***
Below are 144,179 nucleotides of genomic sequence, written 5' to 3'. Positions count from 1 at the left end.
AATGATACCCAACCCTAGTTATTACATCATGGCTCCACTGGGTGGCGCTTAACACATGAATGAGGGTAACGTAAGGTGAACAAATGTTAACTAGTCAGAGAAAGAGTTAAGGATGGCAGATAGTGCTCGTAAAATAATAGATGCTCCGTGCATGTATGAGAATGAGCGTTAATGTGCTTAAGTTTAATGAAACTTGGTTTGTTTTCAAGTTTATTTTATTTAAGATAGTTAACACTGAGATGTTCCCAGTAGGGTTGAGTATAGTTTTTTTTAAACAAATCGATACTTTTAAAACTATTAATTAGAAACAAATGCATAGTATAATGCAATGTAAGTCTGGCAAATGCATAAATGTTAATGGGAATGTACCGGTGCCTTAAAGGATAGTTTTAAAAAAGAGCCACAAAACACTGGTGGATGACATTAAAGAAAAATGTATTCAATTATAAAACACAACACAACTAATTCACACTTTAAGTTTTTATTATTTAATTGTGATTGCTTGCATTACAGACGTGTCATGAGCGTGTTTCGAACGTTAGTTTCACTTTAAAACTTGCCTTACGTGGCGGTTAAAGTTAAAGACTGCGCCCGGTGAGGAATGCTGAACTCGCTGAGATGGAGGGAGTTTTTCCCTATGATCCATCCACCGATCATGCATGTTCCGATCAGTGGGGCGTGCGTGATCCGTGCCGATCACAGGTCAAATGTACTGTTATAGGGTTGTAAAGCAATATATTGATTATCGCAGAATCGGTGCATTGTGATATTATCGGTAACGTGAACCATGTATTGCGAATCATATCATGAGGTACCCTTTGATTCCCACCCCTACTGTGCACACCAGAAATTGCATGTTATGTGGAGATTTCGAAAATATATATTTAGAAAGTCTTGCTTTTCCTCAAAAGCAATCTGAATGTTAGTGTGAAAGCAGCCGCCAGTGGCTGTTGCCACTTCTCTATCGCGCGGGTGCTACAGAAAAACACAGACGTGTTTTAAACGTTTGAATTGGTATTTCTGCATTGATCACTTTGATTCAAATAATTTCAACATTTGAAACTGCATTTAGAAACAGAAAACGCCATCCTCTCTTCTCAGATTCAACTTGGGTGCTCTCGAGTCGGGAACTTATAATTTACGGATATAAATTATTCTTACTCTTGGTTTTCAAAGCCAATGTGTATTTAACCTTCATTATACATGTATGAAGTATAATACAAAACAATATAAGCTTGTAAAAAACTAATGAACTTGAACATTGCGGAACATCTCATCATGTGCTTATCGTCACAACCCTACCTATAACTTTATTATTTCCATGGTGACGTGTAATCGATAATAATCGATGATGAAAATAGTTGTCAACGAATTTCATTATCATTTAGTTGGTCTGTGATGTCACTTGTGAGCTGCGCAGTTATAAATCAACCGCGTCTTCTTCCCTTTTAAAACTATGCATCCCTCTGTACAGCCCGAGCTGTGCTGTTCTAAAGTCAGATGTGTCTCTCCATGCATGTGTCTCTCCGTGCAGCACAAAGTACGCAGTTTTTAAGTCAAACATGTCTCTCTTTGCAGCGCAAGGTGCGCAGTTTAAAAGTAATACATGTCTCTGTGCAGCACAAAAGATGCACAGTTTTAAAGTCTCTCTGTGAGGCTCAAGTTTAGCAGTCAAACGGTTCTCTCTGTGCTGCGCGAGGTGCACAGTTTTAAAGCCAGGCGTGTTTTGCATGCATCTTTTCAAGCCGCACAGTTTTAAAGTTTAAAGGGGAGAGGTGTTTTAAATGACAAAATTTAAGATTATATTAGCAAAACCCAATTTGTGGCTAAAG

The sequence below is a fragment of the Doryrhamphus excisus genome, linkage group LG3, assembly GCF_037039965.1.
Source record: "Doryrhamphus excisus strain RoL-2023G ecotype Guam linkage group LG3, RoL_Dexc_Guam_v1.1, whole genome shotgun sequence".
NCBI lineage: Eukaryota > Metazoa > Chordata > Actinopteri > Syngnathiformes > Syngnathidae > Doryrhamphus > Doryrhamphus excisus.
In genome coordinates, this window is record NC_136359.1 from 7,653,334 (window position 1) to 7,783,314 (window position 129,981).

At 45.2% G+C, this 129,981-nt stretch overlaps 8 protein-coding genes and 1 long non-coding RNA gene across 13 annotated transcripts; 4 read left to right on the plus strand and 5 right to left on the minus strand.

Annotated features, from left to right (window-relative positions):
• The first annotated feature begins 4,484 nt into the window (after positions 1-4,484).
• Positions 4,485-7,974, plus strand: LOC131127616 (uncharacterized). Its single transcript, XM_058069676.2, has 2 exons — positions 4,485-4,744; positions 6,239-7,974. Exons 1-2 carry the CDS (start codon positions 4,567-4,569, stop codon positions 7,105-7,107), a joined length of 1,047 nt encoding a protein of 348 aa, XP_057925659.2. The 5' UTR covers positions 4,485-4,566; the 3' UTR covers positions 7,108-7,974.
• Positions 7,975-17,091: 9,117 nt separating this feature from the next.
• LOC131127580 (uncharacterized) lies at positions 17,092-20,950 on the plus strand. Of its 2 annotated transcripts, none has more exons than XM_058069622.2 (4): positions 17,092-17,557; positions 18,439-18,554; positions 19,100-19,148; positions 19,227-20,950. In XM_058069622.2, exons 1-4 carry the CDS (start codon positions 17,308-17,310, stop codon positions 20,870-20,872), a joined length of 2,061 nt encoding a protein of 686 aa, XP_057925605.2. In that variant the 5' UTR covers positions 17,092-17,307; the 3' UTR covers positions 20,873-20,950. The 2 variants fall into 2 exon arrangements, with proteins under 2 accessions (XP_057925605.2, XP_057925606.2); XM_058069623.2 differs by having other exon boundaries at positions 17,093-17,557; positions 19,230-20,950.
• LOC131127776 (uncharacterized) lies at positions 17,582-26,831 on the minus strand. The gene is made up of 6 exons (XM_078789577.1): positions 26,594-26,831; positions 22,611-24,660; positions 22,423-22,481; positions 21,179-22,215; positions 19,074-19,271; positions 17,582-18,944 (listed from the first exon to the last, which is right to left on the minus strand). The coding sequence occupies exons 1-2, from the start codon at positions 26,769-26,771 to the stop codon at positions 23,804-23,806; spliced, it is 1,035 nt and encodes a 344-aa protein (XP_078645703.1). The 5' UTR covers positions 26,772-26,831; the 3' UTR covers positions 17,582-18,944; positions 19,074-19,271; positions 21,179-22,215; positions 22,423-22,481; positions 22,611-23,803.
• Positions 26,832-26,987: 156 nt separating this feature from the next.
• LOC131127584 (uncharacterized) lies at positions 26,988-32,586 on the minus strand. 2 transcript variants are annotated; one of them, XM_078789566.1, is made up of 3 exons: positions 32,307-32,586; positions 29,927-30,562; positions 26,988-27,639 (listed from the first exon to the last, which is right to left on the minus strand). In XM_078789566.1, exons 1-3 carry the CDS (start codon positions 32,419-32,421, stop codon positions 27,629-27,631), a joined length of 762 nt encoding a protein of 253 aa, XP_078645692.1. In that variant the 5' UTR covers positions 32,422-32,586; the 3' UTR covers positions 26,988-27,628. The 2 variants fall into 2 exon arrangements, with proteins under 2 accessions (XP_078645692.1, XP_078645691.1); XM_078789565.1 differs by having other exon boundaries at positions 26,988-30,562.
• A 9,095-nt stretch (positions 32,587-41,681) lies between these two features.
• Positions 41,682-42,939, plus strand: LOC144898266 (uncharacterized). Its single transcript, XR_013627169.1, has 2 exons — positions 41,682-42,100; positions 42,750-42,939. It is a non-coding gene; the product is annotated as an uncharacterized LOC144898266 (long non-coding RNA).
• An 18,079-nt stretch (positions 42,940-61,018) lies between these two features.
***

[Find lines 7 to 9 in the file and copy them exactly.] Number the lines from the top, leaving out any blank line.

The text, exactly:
At 45.2% G+C, this 129,981-nt stretch overlaps 8 protein-coding genes and 1 long non-coding RNA gene across 13 annotated transcripts; 4 read left to right on the plus strand and 5 right to left on the minus strand.

Annotated features, from left to right (window-relative positions):
• The first annotated feature begins 4,484 nt into the window (after positions 1-4,484).